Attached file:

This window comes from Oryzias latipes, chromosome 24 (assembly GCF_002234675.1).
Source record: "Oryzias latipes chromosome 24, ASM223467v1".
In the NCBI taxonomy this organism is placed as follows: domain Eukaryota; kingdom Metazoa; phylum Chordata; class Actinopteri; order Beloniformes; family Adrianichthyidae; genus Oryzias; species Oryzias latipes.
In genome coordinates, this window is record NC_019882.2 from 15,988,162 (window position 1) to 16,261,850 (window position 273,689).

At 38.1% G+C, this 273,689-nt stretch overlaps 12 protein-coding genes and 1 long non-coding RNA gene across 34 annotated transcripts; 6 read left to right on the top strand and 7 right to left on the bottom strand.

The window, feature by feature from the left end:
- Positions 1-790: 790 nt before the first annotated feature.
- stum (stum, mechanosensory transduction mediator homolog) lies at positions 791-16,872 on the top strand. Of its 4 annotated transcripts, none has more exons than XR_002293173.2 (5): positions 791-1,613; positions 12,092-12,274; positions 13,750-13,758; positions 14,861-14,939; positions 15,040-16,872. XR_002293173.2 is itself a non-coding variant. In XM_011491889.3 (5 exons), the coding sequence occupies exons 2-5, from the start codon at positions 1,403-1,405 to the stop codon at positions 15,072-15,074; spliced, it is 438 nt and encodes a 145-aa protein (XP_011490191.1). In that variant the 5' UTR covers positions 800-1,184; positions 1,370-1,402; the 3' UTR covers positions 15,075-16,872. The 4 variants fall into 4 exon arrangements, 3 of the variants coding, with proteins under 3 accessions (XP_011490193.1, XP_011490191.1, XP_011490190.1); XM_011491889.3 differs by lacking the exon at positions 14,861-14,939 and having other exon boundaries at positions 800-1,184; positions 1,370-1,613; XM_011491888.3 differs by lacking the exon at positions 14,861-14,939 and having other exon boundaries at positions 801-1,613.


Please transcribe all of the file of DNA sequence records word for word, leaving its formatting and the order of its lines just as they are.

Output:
This window comes from Oryzias latipes, chromosome 24 (assembly GCF_002234675.1).
Source record: "Oryzias latipes chromosome 24, ASM223467v1".
In the NCBI taxonomy this organism is placed as follows: domain Eukaryota; kingdom Metazoa; phylum Chordata; class Actinopteri; order Beloniformes; family Adrianichthyidae; genus Oryzias; species Oryzias latipes.
In genome coordinates, this window is record NC_019882.2 from 15,988,162 (window position 1) to 16,261,850 (window position 273,689).

At 38.1% G+C, this 273,689-nt stretch overlaps 12 protein-coding genes and 1 long non-coding RNA gene across 34 annotated transcripts; 6 read left to right on the top strand and 7 right to left on the bottom strand.

The window, feature by feature from the left end:
- Positions 1-790: 790 nt before the first annotated feature.
- stum (stum, mechanosensory transduction mediator homolog) lies at positions 791-16,872 on the top strand. Of its 4 annotated transcripts, none has more exons than XR_002293173.2 (5): positions 791-1,613; positions 12,092-12,274; positions 13,750-13,758; positions 14,861-14,939; positions 15,040-16,872. XR_002293173.2 is itself a non-coding variant. In XM_011491889.3 (5 exons), the coding sequence occupies exons 2-5, from the start codon at positions 1,403-1,405 to the stop codon at positions 15,072-15,074; spliced, it is 438 nt and encodes a 145-aa protein (XP_011490191.1). In that variant the 5' UTR covers positions 800-1,184; positions 1,370-1,402; the 3' UTR covers positions 15,075-16,872. The 4 variants fall into 4 exon arrangements, 3 of the variants coding, with proteins under 3 accessions (XP_011490193.1, XP_011490191.1, XP_011490190.1); XM_011491889.3 differs by lacking the exon at positions 14,861-14,939 and having other exon boundaries at positions 800-1,184; positions 1,370-1,613; XM_011491888.3 differs by lacking the exon at positions 14,861-14,939 and having other exon boundaries at positions 801-1,613.